The Directory’s function expanded assembling performance and individual credit union data to serve as a starting point for insight and analysis. At a macro level, the Directory was the only source for ten-year financial trends and a two-year balance sheet and income statement that includes all credit unions, not just NCUSIF insured.
But the Directory was more than a useful compilation for quick reference. It presented the industry’s multiple connections and comprehensive participants. Each volume was a census of all key movement participants (by name and organization) and an almanac of the year’s trends.
Each edition presented the collective industry’s performance, information missing from all other yearend reports. For example, NCUA’s Annual Report records its activities and financial audits, not credit unions’ role in the economy. Trade groups report their advocacy, education and information services. Individual credit unions promote their own success and accomplishments.
What is lost is the sense of cooperative identity, a shared destiny and a system with special purpose that serves over 100 million member-owners. If one were to understand the history of the credit union system, especially the post deregulation era, the Directory would be the major resource.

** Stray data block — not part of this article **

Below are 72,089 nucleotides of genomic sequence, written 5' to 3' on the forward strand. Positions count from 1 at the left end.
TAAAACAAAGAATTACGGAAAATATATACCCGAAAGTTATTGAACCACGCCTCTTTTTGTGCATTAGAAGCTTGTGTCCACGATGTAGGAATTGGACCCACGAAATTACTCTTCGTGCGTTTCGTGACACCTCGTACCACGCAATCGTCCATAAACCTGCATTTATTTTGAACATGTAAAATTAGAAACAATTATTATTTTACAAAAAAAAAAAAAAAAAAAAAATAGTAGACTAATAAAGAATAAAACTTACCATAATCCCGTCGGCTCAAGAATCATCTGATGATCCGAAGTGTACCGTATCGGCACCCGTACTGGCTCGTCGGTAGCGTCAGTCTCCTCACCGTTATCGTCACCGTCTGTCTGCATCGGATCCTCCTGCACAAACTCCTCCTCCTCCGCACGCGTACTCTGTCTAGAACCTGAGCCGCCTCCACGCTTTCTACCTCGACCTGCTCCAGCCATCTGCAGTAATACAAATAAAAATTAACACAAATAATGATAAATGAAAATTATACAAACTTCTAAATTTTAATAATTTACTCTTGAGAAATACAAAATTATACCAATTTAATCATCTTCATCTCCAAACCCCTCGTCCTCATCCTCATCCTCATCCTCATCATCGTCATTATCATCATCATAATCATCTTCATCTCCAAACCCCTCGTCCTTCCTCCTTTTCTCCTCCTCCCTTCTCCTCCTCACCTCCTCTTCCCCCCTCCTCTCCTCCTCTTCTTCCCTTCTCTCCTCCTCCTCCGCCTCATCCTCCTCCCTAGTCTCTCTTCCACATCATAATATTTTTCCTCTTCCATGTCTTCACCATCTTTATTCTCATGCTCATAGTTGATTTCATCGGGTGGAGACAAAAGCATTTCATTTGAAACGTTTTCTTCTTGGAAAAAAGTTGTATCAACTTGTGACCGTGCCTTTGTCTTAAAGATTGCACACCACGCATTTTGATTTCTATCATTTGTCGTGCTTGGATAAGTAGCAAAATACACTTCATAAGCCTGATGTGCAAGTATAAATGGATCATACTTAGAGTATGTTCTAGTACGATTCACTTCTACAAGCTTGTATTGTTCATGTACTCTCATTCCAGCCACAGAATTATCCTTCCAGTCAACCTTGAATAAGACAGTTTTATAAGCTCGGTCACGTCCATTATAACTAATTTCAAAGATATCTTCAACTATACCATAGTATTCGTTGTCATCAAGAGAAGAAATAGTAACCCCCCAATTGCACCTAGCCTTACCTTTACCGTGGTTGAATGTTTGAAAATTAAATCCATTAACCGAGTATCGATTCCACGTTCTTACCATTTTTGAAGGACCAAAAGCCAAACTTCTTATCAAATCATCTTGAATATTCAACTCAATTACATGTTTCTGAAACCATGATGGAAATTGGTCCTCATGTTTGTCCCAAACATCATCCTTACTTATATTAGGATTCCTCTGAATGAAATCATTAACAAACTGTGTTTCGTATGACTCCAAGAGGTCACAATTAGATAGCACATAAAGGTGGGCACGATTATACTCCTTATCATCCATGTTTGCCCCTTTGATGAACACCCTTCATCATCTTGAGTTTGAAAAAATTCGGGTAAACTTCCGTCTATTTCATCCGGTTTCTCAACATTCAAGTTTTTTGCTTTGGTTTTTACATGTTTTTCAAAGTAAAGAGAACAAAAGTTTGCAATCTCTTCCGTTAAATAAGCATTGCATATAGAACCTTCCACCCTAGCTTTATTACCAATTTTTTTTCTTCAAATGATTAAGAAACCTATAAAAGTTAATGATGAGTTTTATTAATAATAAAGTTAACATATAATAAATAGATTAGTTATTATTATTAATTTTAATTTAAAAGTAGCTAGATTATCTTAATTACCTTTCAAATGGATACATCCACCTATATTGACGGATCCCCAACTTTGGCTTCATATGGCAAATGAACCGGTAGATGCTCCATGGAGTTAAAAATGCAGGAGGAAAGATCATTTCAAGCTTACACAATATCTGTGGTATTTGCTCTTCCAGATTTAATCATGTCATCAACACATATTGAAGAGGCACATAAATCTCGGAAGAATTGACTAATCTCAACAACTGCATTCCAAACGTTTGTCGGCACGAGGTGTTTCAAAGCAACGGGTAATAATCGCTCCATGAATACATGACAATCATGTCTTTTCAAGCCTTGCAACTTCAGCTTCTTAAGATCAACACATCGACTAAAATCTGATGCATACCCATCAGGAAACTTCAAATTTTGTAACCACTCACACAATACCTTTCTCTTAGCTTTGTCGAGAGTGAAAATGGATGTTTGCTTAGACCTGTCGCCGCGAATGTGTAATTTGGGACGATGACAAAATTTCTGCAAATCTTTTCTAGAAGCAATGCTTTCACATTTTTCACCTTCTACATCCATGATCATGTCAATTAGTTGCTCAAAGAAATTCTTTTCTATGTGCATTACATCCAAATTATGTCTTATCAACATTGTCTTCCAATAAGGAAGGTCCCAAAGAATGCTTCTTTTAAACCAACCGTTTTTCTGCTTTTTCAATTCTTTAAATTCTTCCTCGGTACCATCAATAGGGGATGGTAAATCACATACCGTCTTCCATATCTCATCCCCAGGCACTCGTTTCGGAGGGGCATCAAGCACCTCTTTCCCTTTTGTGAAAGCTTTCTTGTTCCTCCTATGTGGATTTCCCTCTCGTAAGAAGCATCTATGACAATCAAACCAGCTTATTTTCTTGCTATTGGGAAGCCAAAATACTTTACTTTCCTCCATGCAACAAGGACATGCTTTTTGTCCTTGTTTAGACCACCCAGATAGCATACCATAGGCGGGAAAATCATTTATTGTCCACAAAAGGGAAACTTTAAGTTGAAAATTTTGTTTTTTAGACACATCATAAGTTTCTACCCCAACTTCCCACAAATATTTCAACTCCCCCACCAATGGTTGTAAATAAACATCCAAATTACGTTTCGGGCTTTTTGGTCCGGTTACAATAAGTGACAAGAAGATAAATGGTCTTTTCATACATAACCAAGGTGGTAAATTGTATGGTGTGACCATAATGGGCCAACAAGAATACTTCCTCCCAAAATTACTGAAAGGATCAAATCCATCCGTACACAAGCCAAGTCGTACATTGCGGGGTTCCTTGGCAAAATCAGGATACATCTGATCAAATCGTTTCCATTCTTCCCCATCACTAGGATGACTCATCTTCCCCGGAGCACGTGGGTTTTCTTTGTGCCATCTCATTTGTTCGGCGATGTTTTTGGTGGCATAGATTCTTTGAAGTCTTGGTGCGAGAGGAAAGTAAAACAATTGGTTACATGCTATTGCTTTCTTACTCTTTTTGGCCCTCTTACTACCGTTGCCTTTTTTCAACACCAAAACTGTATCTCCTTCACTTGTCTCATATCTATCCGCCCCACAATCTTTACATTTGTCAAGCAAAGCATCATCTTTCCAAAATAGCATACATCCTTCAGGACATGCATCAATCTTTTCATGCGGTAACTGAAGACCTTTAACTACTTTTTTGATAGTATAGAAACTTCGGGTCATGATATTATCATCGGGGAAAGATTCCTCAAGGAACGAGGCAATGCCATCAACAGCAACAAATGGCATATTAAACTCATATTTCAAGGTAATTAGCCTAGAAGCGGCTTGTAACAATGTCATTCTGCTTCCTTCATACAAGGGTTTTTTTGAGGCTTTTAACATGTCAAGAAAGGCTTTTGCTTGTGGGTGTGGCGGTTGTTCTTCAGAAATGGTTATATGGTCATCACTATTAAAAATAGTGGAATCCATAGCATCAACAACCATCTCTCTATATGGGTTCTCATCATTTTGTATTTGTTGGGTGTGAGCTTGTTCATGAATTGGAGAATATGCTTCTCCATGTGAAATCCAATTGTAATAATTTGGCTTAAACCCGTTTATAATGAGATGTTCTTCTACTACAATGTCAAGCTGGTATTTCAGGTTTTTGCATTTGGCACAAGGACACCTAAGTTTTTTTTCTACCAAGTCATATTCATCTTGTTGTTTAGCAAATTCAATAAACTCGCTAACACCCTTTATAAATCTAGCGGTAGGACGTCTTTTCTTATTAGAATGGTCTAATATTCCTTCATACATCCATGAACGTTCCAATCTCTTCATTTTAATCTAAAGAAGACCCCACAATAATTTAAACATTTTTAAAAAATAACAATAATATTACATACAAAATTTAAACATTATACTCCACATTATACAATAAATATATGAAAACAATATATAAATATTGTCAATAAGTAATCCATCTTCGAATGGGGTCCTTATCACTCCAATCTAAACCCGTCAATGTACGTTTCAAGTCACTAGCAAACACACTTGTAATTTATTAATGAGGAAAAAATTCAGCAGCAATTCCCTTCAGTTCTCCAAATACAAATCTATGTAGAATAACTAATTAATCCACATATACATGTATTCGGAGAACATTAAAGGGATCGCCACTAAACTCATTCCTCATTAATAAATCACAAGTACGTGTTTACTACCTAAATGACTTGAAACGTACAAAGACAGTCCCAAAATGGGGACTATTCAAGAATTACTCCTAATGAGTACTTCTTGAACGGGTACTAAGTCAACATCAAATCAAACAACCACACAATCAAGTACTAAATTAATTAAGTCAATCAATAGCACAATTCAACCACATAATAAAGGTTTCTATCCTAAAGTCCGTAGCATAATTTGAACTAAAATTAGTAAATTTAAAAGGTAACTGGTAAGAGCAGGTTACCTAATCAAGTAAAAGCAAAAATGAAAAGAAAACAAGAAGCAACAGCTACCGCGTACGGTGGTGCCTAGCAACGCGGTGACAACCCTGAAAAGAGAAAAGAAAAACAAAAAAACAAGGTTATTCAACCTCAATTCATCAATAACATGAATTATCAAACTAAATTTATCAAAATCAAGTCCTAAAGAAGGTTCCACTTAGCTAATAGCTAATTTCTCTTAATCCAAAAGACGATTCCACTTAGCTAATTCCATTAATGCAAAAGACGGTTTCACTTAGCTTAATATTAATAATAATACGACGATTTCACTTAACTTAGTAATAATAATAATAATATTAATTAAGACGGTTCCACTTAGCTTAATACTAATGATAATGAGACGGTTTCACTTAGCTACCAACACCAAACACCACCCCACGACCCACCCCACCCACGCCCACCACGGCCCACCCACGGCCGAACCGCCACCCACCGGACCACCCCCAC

This bridge connecting the past to the present no longer exists. Each future writer or researcher will have to find their own way to the history.
The Directory memorialized multiple national, state and local milestones for a movement whose future should be more consequential than its past.
Without this collective benchmarking, can there be a shared purpose? If one fails to celebrate birthdays, anniversaries or other key events, life goes on. So will credit unions but with less of a sense of who they are and where they have come from.
A movement without a collective memory can slowly disintegrate into individual contemporary stories. The shared destiny is lost as firms follow their own independent journey. A Community United by the Cooperative Difference no longer has a record of who they are.